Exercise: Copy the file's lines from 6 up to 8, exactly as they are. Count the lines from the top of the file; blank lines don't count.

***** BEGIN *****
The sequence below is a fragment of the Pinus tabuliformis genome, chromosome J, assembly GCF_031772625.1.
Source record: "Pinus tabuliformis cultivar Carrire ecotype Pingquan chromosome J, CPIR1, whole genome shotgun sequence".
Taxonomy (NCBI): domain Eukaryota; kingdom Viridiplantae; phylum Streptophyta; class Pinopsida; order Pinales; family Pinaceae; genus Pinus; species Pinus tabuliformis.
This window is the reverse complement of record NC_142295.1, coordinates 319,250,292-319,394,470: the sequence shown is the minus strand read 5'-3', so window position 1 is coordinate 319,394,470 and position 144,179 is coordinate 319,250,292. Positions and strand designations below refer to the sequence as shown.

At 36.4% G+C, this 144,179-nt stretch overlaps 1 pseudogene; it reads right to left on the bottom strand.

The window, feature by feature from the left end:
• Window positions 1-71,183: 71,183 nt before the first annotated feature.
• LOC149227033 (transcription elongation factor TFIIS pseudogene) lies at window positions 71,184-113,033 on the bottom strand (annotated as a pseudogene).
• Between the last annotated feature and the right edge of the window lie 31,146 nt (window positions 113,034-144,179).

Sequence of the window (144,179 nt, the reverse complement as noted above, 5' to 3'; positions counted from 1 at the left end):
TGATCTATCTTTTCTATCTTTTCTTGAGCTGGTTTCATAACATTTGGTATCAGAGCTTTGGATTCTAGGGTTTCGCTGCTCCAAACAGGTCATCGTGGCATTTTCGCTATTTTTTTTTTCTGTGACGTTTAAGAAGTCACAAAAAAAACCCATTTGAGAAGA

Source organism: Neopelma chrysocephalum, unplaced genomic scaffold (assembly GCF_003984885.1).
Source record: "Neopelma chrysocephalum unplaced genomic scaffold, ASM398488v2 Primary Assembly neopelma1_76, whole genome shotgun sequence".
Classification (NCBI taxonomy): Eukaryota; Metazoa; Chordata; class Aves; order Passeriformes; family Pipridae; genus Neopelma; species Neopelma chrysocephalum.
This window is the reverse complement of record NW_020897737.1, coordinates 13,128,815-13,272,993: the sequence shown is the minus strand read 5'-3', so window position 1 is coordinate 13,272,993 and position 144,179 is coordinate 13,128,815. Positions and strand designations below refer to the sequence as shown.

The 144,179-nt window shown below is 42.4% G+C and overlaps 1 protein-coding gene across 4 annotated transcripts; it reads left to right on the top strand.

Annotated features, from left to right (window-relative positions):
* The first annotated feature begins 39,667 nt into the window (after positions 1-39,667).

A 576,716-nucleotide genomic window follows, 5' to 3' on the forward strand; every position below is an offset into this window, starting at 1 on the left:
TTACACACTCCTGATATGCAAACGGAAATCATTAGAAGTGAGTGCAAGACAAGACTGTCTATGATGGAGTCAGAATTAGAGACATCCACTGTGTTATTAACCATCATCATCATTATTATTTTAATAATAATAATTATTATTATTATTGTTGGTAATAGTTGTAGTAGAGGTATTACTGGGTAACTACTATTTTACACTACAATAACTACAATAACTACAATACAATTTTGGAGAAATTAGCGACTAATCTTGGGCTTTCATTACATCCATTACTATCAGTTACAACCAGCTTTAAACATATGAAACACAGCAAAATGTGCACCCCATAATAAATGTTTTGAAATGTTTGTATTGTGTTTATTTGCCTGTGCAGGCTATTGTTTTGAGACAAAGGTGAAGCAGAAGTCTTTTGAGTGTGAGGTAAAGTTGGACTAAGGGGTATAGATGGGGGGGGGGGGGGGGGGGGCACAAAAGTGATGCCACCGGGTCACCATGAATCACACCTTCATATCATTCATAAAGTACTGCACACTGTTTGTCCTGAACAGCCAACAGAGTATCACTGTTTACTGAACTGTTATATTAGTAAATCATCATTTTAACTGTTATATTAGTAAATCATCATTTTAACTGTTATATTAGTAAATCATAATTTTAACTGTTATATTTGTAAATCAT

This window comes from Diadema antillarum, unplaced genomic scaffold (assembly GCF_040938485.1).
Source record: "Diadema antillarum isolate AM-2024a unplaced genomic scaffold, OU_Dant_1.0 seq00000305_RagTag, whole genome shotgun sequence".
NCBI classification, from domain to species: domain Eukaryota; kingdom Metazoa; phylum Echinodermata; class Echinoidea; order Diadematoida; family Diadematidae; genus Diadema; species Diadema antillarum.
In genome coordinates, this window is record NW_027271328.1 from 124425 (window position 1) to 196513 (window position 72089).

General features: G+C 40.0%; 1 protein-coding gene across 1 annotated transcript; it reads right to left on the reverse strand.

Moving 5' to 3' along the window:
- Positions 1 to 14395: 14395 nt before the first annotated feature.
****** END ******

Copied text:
The window, feature by feature from the left end:
• Window positions 1-71,183: 71,183 nt before the first annotated feature.
• LOC149227033 (transcription elongation factor TFIIS pseudogene) lies at window positions 71,184-113,033 on the bottom strand (annotated as a pseudogene).